By: Meghan Chilappa

In January 2020, a little-known app called Clearview AI suddenly became infamous.[1]  The app scrapes – or pulls an image’s URL – from public images online, including from social media websites like Facebook and YouTube.[2]  The company collects these images for its database, which contains over 3 billion images.[3]  Clearview AI employs facial recognition technology (FRT) on these images, which is used by law enforcement agencies around the country as well as private companies to identify individuals based on their scraped photos.[4]

It has been a little over a year since The New York Times published its blockbuster report on Clearview AI. The company is facing litigation, investigations, and backlash not just from the United States but around the world.[5]  In response, New Jersey banned the app from use by law enforcement.[6]  This month, the Canadian Privacy Commissioner declared that “what Clearview does is mass surveillance, and it is illegal.”[7]  Social media companies like YouTube and Venmo have sent Clearview AI cease-and-desist letters for violating their terms of service.[8]

Clearview AI appears disinterested in consent, and the company is advancing a First Amendment argument for its FRT collection practices.[9]  Two lawsuits in Vermont and Illinois provide insight into the company’s legal strategy.  In both of these cases, Clearview AI advanced the argument that its app functions like a search engine and that under the First Amendment, the company is allowed to collect and disseminate information that is publicly available online.[10]

In Vermont, a trial court rejected the company’s motion to dismiss and permitted the State Attorney General’s lawsuit against Clearview AI to proceed.[11]  The Court did not expressly identify what category of speech Clearview’s functions fall under and essentially punted the First Amendment issue.[12]  The American Civil Liberties Union (ACLU) also initiated a case against Clearview AI under the Illinois Biometric Information Privacy Act (BIPA), the rare state privacy law which regulates the collection, use, and dissemination of biometric information.[13]  First Amendment experts remain skeptical that Clearview’s strategy will work and maintain that “it’s really frightening if we get into a world where someone can say, ‘the First Amendment allows me to violate everyone’s privacy.’”[14]

Clearview AI’s lawyers – including Floyd Abrams, one of the foremost First Amendment scholars and litigators in the country – doubled-down after the January 6th insurrection and reasoned that these images are available for public download and are only used by law enforcement in “after-the-crime” scenarios.[15]  Clearview AI is a U.S.-based company, but countries worldwide are also conducting investigations into its practices.[16]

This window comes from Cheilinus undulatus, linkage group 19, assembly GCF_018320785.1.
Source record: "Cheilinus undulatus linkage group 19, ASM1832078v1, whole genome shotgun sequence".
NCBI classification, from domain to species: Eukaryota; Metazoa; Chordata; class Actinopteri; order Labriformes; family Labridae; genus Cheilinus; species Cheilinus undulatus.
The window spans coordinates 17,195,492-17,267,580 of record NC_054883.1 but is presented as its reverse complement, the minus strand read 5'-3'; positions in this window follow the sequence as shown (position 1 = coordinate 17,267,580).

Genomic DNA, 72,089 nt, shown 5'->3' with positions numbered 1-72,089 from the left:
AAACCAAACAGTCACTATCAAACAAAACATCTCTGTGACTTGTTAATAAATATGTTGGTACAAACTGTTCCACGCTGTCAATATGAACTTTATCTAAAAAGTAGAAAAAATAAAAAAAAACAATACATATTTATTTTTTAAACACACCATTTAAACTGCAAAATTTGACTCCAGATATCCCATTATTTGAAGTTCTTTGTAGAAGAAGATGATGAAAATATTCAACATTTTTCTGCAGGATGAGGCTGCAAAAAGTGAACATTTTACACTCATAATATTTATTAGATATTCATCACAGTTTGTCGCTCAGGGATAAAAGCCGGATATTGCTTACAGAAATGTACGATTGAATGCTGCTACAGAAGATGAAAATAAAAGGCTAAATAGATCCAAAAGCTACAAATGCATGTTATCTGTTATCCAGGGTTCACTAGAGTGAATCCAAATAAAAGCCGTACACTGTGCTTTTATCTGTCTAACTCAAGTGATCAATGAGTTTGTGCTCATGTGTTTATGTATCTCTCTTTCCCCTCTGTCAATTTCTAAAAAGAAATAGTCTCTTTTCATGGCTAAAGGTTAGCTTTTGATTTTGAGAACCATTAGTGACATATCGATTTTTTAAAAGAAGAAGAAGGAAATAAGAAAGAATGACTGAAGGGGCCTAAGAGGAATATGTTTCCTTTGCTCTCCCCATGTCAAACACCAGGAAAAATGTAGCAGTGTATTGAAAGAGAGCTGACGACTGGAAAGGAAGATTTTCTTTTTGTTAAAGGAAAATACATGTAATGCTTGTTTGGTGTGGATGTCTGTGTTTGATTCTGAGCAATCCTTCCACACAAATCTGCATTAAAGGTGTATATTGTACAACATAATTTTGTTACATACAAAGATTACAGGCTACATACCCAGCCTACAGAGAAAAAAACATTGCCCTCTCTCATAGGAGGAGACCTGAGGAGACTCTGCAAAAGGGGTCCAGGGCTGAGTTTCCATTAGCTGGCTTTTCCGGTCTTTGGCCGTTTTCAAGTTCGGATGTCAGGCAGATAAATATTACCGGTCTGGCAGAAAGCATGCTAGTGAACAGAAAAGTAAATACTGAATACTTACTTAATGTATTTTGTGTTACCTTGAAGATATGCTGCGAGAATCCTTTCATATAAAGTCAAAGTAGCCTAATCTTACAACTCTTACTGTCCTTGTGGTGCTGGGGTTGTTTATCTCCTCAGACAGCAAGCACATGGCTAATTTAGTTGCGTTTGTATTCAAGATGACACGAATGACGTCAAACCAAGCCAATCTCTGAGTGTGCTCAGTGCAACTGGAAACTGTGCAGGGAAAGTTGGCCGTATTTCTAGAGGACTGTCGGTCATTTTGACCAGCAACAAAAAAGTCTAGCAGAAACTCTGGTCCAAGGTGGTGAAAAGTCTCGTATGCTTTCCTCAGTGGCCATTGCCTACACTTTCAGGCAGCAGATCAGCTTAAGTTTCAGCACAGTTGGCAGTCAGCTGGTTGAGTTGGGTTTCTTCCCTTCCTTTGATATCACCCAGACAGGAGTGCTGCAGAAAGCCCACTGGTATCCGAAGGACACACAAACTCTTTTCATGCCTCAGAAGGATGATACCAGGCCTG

In response to the Black Lives Matter protests last summer, large technology companies also paused or completely eradicated their FRT development after it became increasingly clear that the technology was used by law enforcement disproportionately against Black and Brown people.[17]  Clearview AI’s “mass surveillance” practices may also put pressure on Congress to enact a federal data privacy law or to issue a moratorium on police usage of FRT.[18]  In short, the rise of FRT impacts not only private companies like Clearview AI and Amazon (with its FRT software ‘Rekognition’) but also local law enforcement agencies, civil liberties organizations, and social media users across the globe.

[1] Kashmir Hill, The Secretive Company That Might End Privacy As We Know It, N.Y. Times (Jan. 18, 2020),

[2] Id.

[3] Id.

[4] Id.

[5] Natasha Lomas, Sweden data watchdog slaps police for unlawful use of Clearview AI, TechCrunch (Feb. 12, 2021, 5:21 AM),

[6] Kashmir Hill, New Jersey Bars Police from Using Clearview Facial Recognition App, N.Y. Times (Jan. 24, 2020),

[7] Kashmir Hill, Clearview AI’s Facial Recognition App Called Illegal in Canada, N.Y. Times (Feb. 3, 2021),

[8] Gisela Perez & Hilary Cook, Google, YouTube, Venmo and LinkedIn send cease-and-desist letters to facial recognition app that helps law enforcement, CBS News (Feb. 5, 2020, 6:25 AM),  

[9] Jameel Jaffer & Ramya Krishnan, Clearview AI’s First Amendment Theory Threatens Privacy–and Free Speech, Too, Slate (Nov. 17, 2020, 1:21 PM),  

[10] Vera Eidelman, Clearview’s Dangerous Misreading of the First Amendment Could Spell the End of Privacy Laws, ACLU (Jan. 7, 2021),

[11] State v. Clearview AI Inc., No. 226-3-20, 2020 VT 4.

[12] Andrew Philip, Recent Litigation Involving Clearview AI Leaves First Amendment Questions Unanswered, N.C. J.L. & Tech. Blog (Oct. 28, 2020),

[13] 740 Ill. Comp. Stat. 14/5 (2018).

[14] Alfred Ng, Clearview AI says the First Amendment lets it scrape the internet. Lawyers disagree, Cnet (Feb. 6, 2020, 12:13 PM), (quoting Tiffany Li, a privacy lawyer); see also Jaffer & Krishnan, supra note 9.

[15] Floyd Abrams & Lee Wolosky, The Promise and Peril of Facial Recognition, Wall St. J. (Jan. 14, 2021),

[16] Hill, supra note 7; see also Natasha Lomas, Sweden data watchdog slaps police for unlawful use of Clearview AI, TechCrunch (Feb. 12, 2021, 5:21 AM),

[17] Jay Greene, Microsoft won’t sell police it’s facial-recognition technology, following similar moves by Amazon and IBM, Wash. Post (June 11, 2020, 2:30 PM),

[18] Ryan Mac, Caroline Haskins & Logan McDonald, Senators Are Probing Clearview AI On The Use Of Facial Recognition By Gulf States and International Markets, Buzzfeed (Mar. 4, 2020, 3:58 PM),

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